The current heatwave gripping Britain has led to a sharp increase in water consumption, putting a pressure on water companies dealing with low supplies. Around 300 households in West Sussex have had no tap water since last Friday, the Mirror reports, with others having only occasional supplies.
South East Water, which supplies water to around 2.2 million people, said the region is one of the driest in Britain.
The company has said it is putting a “record supply” of water into its network due more people being at home – with gardening also a factor.
However, Mims Davies, Conservative MP for Mid Sussex, has said a hosepipe ban is now necessary.
In a tweet yesterday, she said: “What’s stopping the hosepipe ban, South East Water UK?
“Why on earth can’t this have been part of a clear action plan to support those down the system with absolutely no water?
“We are in the sixth day that parts of Mid Sussex, and growing areas now in East Sussex, have little or no water.”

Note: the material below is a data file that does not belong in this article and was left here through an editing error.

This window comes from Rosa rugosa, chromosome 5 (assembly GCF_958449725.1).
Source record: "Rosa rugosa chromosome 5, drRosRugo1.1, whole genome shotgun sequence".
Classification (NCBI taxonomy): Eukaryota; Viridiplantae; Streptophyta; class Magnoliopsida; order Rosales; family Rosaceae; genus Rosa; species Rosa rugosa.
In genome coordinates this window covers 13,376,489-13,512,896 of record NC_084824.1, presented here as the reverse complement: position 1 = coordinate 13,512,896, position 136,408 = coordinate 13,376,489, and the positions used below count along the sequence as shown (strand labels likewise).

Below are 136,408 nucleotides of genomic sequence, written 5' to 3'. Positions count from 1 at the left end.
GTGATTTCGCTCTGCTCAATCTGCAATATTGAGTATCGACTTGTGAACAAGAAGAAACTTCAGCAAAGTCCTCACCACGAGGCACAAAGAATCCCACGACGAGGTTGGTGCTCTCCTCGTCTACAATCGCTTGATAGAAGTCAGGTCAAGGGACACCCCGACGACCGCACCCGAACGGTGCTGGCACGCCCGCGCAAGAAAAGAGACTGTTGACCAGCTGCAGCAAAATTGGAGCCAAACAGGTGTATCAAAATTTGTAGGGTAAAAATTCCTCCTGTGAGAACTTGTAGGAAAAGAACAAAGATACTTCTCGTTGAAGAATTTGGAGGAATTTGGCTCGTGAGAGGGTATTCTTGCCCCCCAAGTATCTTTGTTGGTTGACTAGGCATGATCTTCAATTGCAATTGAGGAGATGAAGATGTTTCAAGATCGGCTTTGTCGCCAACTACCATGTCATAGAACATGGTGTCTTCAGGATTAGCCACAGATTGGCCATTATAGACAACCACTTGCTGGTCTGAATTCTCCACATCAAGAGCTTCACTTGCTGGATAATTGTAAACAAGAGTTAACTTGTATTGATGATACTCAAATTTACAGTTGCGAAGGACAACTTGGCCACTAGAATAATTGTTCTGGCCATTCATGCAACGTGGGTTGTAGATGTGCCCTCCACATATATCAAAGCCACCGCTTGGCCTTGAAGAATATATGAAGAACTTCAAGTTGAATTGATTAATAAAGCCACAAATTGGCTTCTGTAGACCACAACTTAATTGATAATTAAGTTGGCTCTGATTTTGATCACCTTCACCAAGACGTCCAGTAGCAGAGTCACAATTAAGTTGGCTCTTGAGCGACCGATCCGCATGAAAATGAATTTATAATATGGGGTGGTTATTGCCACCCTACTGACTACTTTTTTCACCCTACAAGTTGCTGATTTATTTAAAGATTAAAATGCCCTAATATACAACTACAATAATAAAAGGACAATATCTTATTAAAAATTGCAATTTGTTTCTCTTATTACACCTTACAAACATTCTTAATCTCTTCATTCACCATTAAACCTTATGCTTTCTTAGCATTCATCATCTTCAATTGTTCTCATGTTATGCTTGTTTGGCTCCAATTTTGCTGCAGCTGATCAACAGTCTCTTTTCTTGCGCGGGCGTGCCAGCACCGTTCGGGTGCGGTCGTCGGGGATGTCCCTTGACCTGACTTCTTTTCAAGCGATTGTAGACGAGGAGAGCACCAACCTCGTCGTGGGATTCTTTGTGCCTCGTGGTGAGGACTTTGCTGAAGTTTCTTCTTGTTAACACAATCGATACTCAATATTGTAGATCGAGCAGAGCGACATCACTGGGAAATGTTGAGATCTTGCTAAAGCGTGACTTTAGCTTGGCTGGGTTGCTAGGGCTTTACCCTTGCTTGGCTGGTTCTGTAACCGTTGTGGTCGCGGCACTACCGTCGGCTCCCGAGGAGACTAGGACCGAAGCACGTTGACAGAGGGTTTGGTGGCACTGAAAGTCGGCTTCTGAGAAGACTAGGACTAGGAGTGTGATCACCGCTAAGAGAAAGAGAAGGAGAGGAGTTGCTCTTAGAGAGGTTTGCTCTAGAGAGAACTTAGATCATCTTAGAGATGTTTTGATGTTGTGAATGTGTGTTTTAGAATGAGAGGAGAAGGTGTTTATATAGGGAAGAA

Jonathan Ash-Edwards, Conservative councillor for Mid Sussex, also said he would be in favour of a ban.
He said yesterday: “Very concerning to see residents in more Mid Sussex villages, including Handcross & Staplefield reporting they have no water today.
READ: UK hosepipe ban map: Is there a hosepipe ban in the UK? When will a ban come to YOUR area?
Hosepipeban.org, a non-government-affiliated group dedicated to hosepipe bans, said: “We think a hosepipe ban is still very unlikely this year.”
However, it added there is “no doubt many water companies are struggling to keep up with increased demand”.
Steve Andrews, head of central operations for South East Water, has said it is “getting harder to keep up” with the demand for water in the area.
He said in a statement: “I am now appealing to everyone – households and businesses – to keep water for essential use only while the heat is on this weekend and next week.
“By not using water-guzzling garden hoses and sprinklers as well as not jet-washing the car and patio, everyone can do their bit for their community.”
Experts have also voiced concerns about the use of paddling pools, some of which are “ridiculously big” and too cheap to buy, according to one.
Miranda Foster, a senior hydrologist at Yorkshire Water, said: “Paddling pools are a genuine concern. There are some paddling pools that are ridiculously big. One paddling pool can hold a week’s worth of water for a family of four.
“People aren’t aware of the consequences. If they were, they would have water butts in their gardens and they wouldn’t go to Argos and buy giant paddling pools.”